Wednesday, March 03, 2010

MLB settles with Upper Deck

If you are an active reader of other sports collector blogs then this is old news. Today, it was announced that MLB Properties has settled their lawsuit with Upper Deck, and it appears that Upper Deck took a big whack to their business. As has been reported already on other blogs, below is a rundown of some of the known elements of the settlement.
  • Upper Deck will pay MLB Properties $2.4Mil that it is due from past royalties that were not paid
  • Additionally, UD will pay MLB a unspecified sum for the cards made in violation of their trademarks. This amount is thought to be substantial.
  • UD agrees not to produce anymore Baseball cards/set in violation of MLB's trademarks- MLB logos, uniforms, trade dress, or club color combinations.
  • UD will also not airbrush, alter or block MLB trademarks on any future product.
  • UD must receive approval from MLB to use baseball jerseys, pants, jackets, caps, helmets or catcher’s equipment in future products featuring players. (I wonder if this means no more game-used uniform cut pieces in card products?)
  • According to UD, they have canceled all 2010 Baseball products in the pipeline, but will be allowed to continue selling the products that have already come to market that were found to be in violation- 2009 Signature Stars, 2009 Ultimate Collection and 2010 Upper Deck Series 1.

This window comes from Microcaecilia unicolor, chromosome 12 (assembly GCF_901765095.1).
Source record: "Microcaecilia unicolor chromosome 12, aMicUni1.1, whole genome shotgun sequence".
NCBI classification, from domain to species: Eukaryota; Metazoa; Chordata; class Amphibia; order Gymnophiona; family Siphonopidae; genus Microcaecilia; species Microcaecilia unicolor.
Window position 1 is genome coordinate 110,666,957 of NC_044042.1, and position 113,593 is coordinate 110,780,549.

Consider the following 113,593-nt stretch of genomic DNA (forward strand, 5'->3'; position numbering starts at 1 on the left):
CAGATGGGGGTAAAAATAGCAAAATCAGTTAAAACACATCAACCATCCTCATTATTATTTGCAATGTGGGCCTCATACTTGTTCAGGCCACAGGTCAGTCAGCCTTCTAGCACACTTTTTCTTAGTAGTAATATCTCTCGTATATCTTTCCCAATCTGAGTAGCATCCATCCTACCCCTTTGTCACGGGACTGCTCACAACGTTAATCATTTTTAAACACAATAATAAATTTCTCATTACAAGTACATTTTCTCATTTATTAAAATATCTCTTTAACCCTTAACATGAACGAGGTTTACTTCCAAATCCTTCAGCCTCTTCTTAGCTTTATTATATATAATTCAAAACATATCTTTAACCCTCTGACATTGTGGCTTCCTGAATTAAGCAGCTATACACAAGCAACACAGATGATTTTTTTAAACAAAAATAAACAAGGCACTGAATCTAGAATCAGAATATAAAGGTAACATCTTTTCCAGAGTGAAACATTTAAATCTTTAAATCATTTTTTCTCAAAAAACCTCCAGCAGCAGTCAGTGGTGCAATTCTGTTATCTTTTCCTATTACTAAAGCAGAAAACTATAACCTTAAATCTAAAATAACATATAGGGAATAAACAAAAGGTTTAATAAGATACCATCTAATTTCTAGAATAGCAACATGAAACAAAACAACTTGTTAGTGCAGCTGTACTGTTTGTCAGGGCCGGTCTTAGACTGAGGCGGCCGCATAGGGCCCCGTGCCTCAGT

Overall, I think this means no more Baseball cards from Upper Deck. I can't imagine how they can make a set were they can't even do a little bit of photo-shopping.

Cards of ball players not in uniform, but in street clothes? I can't imagine that being a big seller.

Frankly, I'm not shedding a tear. Obviously, the lack of competition in the Baseball card hobby is not good news, but cheaters cannot be allowed to prosper. And as many collectors know, Upper Deck has done a lot of cheating over its history.

1 comment:

  1. Glad to see Upper Deck go. Their rise pretty much coincided with me losing interest in card collecting back in the late 80s, early 90s. Way too many specialized sets that weren't special at all. That's when I first began to notice how many shows, stores and collectors were in it for the 'investment' rather than the love of it. Can't blame UD for all of that, but they had a lot to do with it. Good riddance.


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